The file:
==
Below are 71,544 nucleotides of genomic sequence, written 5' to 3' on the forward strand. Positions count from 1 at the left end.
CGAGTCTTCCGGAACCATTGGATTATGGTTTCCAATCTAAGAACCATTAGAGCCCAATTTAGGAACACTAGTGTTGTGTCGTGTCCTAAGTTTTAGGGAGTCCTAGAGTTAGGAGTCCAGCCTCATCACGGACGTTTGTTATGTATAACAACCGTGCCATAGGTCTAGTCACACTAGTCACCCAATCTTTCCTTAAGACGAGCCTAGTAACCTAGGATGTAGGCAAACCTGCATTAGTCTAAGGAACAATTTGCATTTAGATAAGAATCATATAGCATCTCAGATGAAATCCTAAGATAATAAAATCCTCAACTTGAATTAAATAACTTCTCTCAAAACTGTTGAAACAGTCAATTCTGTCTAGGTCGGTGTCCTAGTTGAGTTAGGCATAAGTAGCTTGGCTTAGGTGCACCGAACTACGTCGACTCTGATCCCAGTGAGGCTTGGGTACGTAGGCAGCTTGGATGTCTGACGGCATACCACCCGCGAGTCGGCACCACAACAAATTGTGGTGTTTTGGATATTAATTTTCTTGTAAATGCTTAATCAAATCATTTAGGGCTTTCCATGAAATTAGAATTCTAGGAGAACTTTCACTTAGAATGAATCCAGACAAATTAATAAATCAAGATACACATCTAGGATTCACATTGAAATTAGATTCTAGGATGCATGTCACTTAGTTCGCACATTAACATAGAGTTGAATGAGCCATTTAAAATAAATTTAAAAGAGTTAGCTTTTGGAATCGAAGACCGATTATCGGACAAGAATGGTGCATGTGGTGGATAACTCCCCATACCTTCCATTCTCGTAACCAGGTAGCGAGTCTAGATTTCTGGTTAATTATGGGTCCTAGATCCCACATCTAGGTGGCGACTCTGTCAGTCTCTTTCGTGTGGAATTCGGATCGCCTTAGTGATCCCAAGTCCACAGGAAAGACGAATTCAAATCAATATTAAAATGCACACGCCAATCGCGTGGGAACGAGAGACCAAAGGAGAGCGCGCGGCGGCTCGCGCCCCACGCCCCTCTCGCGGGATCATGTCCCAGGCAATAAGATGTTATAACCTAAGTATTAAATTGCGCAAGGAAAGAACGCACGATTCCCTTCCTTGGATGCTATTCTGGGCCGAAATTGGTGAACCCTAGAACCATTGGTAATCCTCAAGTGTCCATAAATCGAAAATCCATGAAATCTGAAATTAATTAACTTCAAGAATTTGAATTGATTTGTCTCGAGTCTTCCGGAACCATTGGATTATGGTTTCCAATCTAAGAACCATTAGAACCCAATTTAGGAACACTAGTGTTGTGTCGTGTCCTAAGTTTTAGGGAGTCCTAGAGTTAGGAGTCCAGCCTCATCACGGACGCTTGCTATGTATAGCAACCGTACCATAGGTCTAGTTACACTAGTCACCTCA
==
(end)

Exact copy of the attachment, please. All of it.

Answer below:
Below are 71,544 nucleotides of genomic sequence, written 5' to 3' on the forward strand. Positions count from 1 at the left end.
CGAGTCTTCCGGAACCATTGGATTATGGTTTCCAATCTAAGAACCATTAGAGCCCAATTTAGGAACACTAGTGTTGTGTCGTGTCCTAAGTTTTAGGGAGTCCTAGAGTTAGGAGTCCAGCCTCATCACGGACGTTTGTTATGTATAACAACCGTGCCATAGGTCTAGTCACACTAGTCACCCAATCTTTCCTTAAGACGAGCCTAGTAACCTAGGATGTAGGCAAACCTGCATTAGTCTAAGGAACAATTTGCATTTAGATAAGAATCATATAGCATCTCAGATGAAATCCTAAGATAATAAAATCCTCAACTTGAATTAAATAACTTCTCTCAAAACTGTTGAAACAGTCAATTCTGTCTAGGTCGGTGTCCTAGTTGAGTTAGGCATAAGTAGCTTGGCTTAGGTGCACCGAACTACGTCGACTCTGATCCCAGTGAGGCTTGGGTACGTAGGCAGCTTGGATGTCTGACGGCATACCACCCGCGAGTCGGCACCACAACAAATTGTGGTGTTTTGGATATTAATTTTCTTGTAAATGCTTAATCAAATCATTTAGGGCTTTCCATGAAATTAGAATTCTAGGAGAACTTTCACTTAGAATGAATCCAGACAAATTAATAAATCAAGATACACATCTAGGATTCACATTGAAATTAGATTCTAGGATGCATGTCACTTAGTTCGCACATTAACATAGAGTTGAATGAGCCATTTAAAATAAATTTAAAAGAGTTAGCTTTTGGAATCGAAGACCGATTATCGGACAAGAATGGTGCATGTGGTGGATAACTCCCCATACCTTCCATTCTCGTAACCAGGTAGCGAGTCTAGATTTCTGGTTAATTATGGGTCCTAGATCCCACATCTAGGTGGCGACTCTGTCAGTCTCTTTCGTGTGGAATTCGGATCGCCTTAGTGATCCCAAGTCCACAGGAAAGACGAATTCAAATCAATATTAAAATGCACACGCCAATCGCGTGGGAACGAGAGACCAAAGGAGAGCGCGCGGCGGCTCGCGCCCCACGCCCCTCTCGCGGGATCATGTCCCAGGCAATAAGATGTTATAACCTAAGTATTAAATTGCGCAAGGAAAGAACGCACGATTCCCTTCCTTGGATGCTATTCTGGGCCGAAATTGGTGAACCCTAGAACCATTGGTAATCCTCAAGTGTCCATAAATCGAAAATCCATGAAATCTGAAATTAATTAACTTCAAGAATTTGAATTGATTTGTCTCGAGTCTTCCGGAACCATTGGATTATGGTTTCCAATCTAAGAACCATTAGAACCCAATTTAGGAACACTAGTGTTGTGTCGTGTCCTAAGTTTTAGGGAGTCCTAGAGTTAGGAGTCCAGCCTCATCACGGACGCTTGCTATGTATAGCAACCGTACCATAGGTCTAGTTACACTAGTCACCTCA